Monday, January 14, 2008

Bienvenido a Urubamba

The nineteeth century traveller, E.G. Squier had this to say about Urubamba,

A joy to behold, with its groups of trees and greem, walled gardens... Although only 2500 feet lower than the Cuzco Basin, the Yucay [Urubamba] Valley, protected on all sides, enjoys a much more benign climate, similar to that of Nimes and other parts of the south of France.

Both healthy and fertile, easily accessible from the capital, and with a vegetation unrivalled in the Sierra, this sweet and tranquil valley, surrounded by some of the highest mountains of the Continent, quickly became the favourite place of recreation for the Incas. The soil is rich and the climate, in spite of the fact that the Valley is enclosed by high snow-capped mountains, is soft and agreeable. A more beautiful place than this does not exist in all of the Andes. [Cf. Cochineal Red, Hugh Thompson]

My own first impression of the area, on the drive from Cusco, is one of intense colour. It is wet season here and the predominant colour can best be described as Windermere green. Although people assure me that it hasn´t actually rained today, there are numerous drops in the air that could definitely constitute rain, so I'm left wondering what rain really means here. The contrast with the red mud that seems to be found anywhere that isn't green (including making up the walls of houses) is fantastic.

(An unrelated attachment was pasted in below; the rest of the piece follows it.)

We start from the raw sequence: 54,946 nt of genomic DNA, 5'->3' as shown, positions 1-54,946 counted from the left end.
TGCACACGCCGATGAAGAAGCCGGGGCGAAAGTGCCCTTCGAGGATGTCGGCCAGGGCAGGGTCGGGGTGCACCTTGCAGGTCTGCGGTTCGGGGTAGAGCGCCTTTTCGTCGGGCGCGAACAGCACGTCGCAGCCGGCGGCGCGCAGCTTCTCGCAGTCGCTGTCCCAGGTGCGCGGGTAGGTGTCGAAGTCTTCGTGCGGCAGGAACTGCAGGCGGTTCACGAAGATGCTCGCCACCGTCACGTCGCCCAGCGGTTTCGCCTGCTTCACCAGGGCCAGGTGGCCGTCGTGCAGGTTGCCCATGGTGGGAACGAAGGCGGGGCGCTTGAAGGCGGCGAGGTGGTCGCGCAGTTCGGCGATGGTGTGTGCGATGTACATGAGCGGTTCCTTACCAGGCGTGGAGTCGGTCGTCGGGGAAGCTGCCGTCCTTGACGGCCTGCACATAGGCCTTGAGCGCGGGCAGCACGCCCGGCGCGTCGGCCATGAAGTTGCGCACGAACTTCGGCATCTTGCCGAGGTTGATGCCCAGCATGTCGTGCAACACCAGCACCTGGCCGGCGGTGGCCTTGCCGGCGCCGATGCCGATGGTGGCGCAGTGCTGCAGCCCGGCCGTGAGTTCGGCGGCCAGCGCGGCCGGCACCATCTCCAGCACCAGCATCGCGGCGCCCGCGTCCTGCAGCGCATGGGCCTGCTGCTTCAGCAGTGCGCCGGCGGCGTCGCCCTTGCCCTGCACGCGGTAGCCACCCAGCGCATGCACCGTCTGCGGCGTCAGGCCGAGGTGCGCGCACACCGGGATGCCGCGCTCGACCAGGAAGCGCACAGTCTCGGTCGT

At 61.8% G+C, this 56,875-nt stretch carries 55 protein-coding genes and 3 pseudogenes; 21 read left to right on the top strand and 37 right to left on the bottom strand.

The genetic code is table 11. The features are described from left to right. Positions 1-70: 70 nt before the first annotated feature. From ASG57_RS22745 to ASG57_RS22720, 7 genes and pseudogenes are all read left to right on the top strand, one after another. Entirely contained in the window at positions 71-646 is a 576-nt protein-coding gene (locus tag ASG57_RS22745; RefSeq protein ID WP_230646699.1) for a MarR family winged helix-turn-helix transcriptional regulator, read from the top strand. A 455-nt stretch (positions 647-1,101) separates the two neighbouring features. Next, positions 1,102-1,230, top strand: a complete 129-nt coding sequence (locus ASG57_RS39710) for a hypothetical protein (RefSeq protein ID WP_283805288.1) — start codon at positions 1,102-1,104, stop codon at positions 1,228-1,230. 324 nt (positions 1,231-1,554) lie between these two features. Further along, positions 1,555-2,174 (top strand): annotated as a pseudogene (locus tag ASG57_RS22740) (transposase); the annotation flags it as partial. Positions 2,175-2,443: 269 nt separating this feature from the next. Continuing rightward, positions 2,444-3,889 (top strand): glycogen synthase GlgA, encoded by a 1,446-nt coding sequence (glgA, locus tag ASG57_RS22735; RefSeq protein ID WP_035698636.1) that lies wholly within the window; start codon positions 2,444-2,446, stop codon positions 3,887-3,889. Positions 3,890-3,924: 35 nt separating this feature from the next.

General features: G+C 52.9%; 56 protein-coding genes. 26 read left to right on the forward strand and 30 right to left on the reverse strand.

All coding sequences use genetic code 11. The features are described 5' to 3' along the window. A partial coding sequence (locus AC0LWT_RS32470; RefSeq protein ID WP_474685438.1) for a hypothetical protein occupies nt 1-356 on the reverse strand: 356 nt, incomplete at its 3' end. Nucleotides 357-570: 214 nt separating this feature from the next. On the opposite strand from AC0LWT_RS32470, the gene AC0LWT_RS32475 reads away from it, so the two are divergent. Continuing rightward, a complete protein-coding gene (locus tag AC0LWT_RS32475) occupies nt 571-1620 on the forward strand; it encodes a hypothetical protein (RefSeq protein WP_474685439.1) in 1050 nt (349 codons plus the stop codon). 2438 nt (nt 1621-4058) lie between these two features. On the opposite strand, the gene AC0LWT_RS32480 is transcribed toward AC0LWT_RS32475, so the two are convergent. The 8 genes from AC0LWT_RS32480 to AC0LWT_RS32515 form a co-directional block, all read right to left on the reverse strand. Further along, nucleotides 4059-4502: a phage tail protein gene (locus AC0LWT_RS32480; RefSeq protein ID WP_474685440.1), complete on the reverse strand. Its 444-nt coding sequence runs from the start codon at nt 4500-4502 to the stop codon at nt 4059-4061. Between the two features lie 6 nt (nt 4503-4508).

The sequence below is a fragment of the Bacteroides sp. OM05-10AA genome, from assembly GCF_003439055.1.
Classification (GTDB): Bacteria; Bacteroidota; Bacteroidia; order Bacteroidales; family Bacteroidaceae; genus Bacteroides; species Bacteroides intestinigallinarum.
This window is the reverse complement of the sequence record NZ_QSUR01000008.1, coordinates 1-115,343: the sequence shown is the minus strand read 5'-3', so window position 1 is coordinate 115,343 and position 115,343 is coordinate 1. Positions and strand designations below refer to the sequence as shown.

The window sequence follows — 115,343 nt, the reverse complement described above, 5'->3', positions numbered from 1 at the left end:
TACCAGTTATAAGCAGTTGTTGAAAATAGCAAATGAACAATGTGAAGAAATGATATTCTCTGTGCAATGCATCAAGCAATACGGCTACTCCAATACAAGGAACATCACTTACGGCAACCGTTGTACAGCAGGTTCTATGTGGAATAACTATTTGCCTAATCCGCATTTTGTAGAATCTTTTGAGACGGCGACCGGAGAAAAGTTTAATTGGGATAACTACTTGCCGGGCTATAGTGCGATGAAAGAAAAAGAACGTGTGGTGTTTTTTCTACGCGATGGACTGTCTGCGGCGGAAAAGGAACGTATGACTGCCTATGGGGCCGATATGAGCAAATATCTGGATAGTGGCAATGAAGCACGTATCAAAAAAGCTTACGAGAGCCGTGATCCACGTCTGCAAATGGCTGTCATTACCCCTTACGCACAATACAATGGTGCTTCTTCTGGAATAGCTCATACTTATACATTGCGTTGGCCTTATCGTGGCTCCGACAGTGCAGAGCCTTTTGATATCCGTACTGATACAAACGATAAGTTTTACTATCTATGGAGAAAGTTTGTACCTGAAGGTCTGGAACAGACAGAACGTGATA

Yet, these colours, as suggested, can be seen on any drive through a pretty part of England. Colour is the most striking aspect because of the attire of the locals. Their photogenic nature is so apparent it borders on funny. Though it seems there is a well-established school system here, children don't start until 6. Thus, a common sight is a local old lady in vibrant traditional dress, shepherding a small child dressed in similar gear, including very cute hats with ear flaps and tassles.

The drive, and chat with my taxi driver, also highlighted my utter lack of farmyard knowledge. The realisation that you don't know the word for a sheep is crushing. I have yet to see an alpaca, but there are donkeys, sheep, pigs aplenty and I had an in-depth guinea pig chat with Eduardo (the taxi driver) on the way down. I challenged him that there was hardly enough meat on them, but he disagrees.

Breathing is the tiniest bit difficult. For comfort's sake, I had to stop a couple of times whilst carrying my pack through the airport. However, Urubamba is lower than Cusco by 400m or so and it feels fine here.

(The above post was written before being given a rickety bike by my host family and discovering just how unfit I was to do any kind of exercise in this environment.)

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